The Summer of Hercules recap
This entry was posted on September 23, 2014.
With the start of autumn, it is time to put an end to the Summer of Hercules. I hope you’ve enjoyed this series of blog post about movies, graphic novels, a poem, and a monograph on the mightiest and most important of Greek (and Roman) heroes. Here’s a brief overview of all of the relevant posts:
- The Legend of Hercules (review)
- Hercules Reborn (review)
- Hercules: The Thracian Wars (review)
- Hercules 3D (review)
- The Shield of Heracles
- Hercules (1958) and Hercules Unchained (1959)
- Hercules: The Knives of Kush (review)
- Disney’s Hercules (1997)
- Emma Stafford’s Herakles (review)
I also posted announcements about these blog posts on my personal Facebook and Twitter profiles, which generated some interesting discussions. The most valuable, I think, was with respect to treatments of topics like Greek mythology, or the ancient world more generally, in popular culture.
David L. Reinke pointed out to me, with reference to movies in particular, that a film might be inaccurate, but nevertheless still authentic. I think that this distinction between accuracy and authenticity is a useful one. The movies discussed in the blog posts above are all, to various degrees, inaccurate when it comes to their portrayal of ancient Greece. Indeed, one of the more striking aspects is that film makers casually mix Greek and Roman elements together to create a kind of Greco-Roman pastiche. This holds true for Disney’s Hercules as much as it does for the peplum-movies.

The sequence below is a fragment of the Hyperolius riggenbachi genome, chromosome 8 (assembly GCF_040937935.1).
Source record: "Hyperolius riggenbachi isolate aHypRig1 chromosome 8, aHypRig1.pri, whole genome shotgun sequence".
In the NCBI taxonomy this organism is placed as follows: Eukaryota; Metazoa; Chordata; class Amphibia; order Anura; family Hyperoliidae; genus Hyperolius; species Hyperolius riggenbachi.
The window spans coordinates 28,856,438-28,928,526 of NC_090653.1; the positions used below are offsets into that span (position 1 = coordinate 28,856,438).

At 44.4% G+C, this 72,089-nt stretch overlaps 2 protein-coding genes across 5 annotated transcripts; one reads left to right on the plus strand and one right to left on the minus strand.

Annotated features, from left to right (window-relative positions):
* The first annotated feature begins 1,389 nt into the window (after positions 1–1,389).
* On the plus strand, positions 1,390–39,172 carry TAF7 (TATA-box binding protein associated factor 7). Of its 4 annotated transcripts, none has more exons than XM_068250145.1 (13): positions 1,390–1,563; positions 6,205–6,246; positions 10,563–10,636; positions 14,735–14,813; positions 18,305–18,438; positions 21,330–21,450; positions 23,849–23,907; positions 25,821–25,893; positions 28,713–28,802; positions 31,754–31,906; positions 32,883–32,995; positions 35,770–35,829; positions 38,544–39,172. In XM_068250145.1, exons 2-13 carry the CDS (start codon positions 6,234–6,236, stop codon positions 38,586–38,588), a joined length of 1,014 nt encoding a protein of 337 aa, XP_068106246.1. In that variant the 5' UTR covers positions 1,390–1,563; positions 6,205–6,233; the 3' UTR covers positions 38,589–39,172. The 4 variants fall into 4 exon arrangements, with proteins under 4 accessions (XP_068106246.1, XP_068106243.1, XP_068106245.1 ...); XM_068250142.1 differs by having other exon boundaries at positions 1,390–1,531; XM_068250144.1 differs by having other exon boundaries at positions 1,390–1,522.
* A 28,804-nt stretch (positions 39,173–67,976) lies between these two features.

Yet, a movie that is inaccurate can still be authentic. The peplum-movies fall into this category for me. Of the three Hercules movies released this year, I guess the Dwayne Johnson vehicle was probably the most authentic, even though it tried to historicize the Greek hero, which seems to me rather pointless. As regards the graphic novels, I think The Knives of Kush claim closest to being authentic, and it was less inaccurate than its prequel, The Thracian Wars.
Altogether, I devoted probably somewhere between 10,000 and 15,000 words to Hercules and I could easily continue. But there’s a time and place for everything and it’s time, for now, to put Hercules to rest.
Some things that I did not write about this time include a better treatment of Heracles in the ancient sources (both texts and art – there’s a lot of ground to cover there!), his role in Roman culture (and Romanized areas of the Empire), or his appearance in videogames, such as Liquid Entertainment’s Rise of the Argonauts (2008), which I have enjoyed playing and may nevertheless write about in a more general way at some point.
As always, feel free to leave your comments and tell me if you liked this series of blog posts or not, and if you would like to see something like this again in the future. I’m thinking about doing something similar, if shorter, on the Greek hero Theseus, for example, which will also allow me to focus a little on Athens and Attica as the same time.